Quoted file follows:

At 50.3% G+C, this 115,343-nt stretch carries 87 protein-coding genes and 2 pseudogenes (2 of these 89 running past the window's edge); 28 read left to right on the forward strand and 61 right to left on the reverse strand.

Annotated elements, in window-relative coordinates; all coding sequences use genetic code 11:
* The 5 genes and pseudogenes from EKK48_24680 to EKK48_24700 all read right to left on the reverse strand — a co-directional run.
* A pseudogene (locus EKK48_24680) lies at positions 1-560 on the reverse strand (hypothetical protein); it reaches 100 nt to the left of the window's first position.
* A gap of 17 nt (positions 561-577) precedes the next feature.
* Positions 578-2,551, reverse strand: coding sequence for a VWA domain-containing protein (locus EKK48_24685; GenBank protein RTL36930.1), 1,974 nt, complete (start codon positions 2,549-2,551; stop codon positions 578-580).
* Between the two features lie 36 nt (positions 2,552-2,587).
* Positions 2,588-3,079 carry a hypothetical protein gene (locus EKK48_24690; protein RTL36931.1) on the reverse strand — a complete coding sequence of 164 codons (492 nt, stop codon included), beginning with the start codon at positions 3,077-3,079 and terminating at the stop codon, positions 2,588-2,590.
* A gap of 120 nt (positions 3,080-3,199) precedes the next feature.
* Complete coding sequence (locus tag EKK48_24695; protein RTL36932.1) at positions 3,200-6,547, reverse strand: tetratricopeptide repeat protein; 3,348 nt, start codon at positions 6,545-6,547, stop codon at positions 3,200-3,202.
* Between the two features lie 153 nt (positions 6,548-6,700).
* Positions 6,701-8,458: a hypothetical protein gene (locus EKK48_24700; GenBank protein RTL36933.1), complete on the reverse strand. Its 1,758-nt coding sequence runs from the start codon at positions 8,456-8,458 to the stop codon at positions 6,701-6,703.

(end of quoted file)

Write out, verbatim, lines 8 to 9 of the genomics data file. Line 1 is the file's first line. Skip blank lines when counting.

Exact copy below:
* Positions 2,588-3,079 carry a hypothetical protein gene (locus EKK48_24690; protein RTL36931.1) on the reverse strand — a complete coding sequence of 164 codons (492 nt, stop codon included), beginning with the start codon at positions 3,077-3,079 and terminating at the stop codon, positions 2,588-2,590.
* A gap of 120 nt (positions 3,080-3,199) precedes the next feature.